Chapter 1
The Human Body: An Orientation
19
1
Te
umbilical region
is the centermost region deep to and
surrounding the umbilicus (navel).
Te
epigastric region
is located superior to the umbilical
region (
epi
5
upon, above;
gastri
5
belly).
Te
hypogastric (pubic) region
is located inferior to the
umbilical region (
hypo
5
below).
Te
right
and
lef iliac
, or
inguinal
,
regions
(ing
9
gwĭ-nal)
are located lateral to the hypogastric region (
iliac
5
superior
part of the hip bone).
Te
right
and
lef
lumbar
regions
lie lateral to the umbilical
region (
lumbus
5
loin).
Te
right
and
lef hypochondriac regions
lie lateral to the
epigastric region and deep to the ribs (
chondro
5
cartilage).
Other Body Cavities
In addition to the large closed body cavities, there are several
smaller body cavities. Most of these are in the head and most
open to the body exterior. Figure 1.7 provides the terms that
will help you locate all but the last two cavities mentioned here.
Oral and digestive cavities.
Te oral cavity, commonly called
the mouth, contains the teeth and tongue. Tis cavity is part
of and continuous with the cavity of the digestive organs,
which opens to the body exterior at the anus.
Nasal cavity.
Located within and posterior to the nose, the
nasal cavity is part of the respiratory system passageways.
Orbital cavities.
Te orbital cavities (orbits) in the skull house
the eyes and present them in an anterior position.
Homeostatic Imbalance
1.2
When serous membranes are inflamed, their normally smooth
surfaces become roughened. Tis roughness causes the organs
to stick together and drag across one another, leading to ex-
cruciating pain, as anyone who has experienced
pleurisy
(in-
flammation of the pleurae) or
peritonitis
(inflammation of the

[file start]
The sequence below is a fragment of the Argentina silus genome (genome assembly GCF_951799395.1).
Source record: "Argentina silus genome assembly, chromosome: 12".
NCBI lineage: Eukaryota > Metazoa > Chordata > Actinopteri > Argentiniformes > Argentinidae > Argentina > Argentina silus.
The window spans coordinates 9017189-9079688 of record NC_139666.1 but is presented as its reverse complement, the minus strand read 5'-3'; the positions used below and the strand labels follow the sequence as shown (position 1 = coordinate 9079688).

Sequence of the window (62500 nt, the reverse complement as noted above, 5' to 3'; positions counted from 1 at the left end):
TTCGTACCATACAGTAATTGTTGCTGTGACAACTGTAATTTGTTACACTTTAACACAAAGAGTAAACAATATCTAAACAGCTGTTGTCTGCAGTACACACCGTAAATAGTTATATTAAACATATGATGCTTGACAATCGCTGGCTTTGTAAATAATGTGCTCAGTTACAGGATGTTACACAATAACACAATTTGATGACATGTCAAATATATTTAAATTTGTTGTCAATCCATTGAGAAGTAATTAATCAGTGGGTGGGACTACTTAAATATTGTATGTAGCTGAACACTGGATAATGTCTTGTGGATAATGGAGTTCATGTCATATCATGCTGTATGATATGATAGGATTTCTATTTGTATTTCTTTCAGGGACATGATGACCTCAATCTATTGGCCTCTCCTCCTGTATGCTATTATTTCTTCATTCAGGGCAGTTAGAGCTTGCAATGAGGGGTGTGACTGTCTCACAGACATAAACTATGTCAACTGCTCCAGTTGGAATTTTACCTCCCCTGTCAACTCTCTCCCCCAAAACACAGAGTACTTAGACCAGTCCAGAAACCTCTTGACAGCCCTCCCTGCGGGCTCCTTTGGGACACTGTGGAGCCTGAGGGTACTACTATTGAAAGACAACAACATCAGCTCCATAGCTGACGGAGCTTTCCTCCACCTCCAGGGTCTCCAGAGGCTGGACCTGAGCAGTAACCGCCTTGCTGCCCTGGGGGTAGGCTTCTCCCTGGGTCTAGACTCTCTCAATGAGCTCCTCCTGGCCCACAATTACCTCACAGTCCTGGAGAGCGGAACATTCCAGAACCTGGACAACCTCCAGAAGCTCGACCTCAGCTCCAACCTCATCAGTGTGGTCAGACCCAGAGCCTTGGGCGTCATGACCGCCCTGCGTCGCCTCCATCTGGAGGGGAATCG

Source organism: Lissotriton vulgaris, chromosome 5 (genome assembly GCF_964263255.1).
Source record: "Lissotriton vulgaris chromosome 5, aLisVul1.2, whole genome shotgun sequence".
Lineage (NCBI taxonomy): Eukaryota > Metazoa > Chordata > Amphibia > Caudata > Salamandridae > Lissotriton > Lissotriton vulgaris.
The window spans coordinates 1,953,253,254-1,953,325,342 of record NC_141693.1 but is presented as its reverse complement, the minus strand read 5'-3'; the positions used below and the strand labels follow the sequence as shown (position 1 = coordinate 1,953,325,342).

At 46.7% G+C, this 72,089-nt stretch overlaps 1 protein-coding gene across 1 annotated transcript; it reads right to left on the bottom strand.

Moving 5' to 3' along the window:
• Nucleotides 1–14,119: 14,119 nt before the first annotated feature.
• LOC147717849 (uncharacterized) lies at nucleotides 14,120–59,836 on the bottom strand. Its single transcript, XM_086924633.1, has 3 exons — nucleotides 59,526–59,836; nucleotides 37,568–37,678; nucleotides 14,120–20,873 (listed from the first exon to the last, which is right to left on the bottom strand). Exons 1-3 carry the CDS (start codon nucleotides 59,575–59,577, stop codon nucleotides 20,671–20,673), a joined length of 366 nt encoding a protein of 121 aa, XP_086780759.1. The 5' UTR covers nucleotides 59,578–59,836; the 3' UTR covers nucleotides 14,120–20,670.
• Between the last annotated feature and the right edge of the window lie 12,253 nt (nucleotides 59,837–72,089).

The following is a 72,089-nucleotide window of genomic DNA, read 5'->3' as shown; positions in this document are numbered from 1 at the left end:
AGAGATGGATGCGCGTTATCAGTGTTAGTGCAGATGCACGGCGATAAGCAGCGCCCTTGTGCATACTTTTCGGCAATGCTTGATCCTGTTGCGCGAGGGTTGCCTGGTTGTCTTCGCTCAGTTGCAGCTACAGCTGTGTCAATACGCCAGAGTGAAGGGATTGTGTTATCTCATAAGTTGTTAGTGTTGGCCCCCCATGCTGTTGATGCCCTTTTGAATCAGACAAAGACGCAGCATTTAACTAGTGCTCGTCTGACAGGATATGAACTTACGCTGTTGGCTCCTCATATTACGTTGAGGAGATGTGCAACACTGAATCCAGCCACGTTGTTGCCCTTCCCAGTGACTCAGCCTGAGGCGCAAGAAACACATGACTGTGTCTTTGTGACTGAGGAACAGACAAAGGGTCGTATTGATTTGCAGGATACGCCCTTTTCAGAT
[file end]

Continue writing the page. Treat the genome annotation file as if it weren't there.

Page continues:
peritoneums) knows.
Abdominopelvic Regions and Quadrants
Because the ab-
dominopelvic cavity is large and contains several organs, it helps
to divide it into smaller areas for study. Medical personnel usu-
ally use a simple scheme to locate the abdominopelvic cavity or-
gans
(Figure 1.11)
. In this scheme, a transverse and a median
plane pass through the umbilicus at right angles. Te four re-
sulting quadrants are named according to their positions from
the subject’s point of view: the
right upper quadrant (RUQ)
,
lef upper quadrant (LUQ)
,
right lower quadrant (RLQ)
, and
lef lower quadrant (LLQ)
.
Another division method, used primarily by anatomists, uses
two transverse and two parasagittal planes. Tese planes, posi-
tioned like a tic-tac-toe grid on the abdomen, divide the cavity
into nine regions
(Figure 1.12)
:
Outer balloon wall
(comparable to parietal serosa)
Air (comparable to serous cavity)
Inner balloon wall
(comparable to visceral serosa)
Heart
Parietal
pericardium
Pericardial
space with
serous fluid
Visceral
pericardium
(a) A fist thrust into a flaccid balloon demonstrates
the relationship between the parietal and visceral
serous membrane layers.
(b) The serosae associated with the heart.
Figure 1.10
Serous membrane relationships.
Right upper
quadrant
(RUQ)
Right lower
quadrant
(RLQ)
Left upper
quadrant
(LUQ)
Left lower
quadrant
(LLQ)
Figure 1.11
The four abdominopelvic quadrants.
In this
scheme, the abdominopelvic cavity is divided into four quadrants by
two planes.
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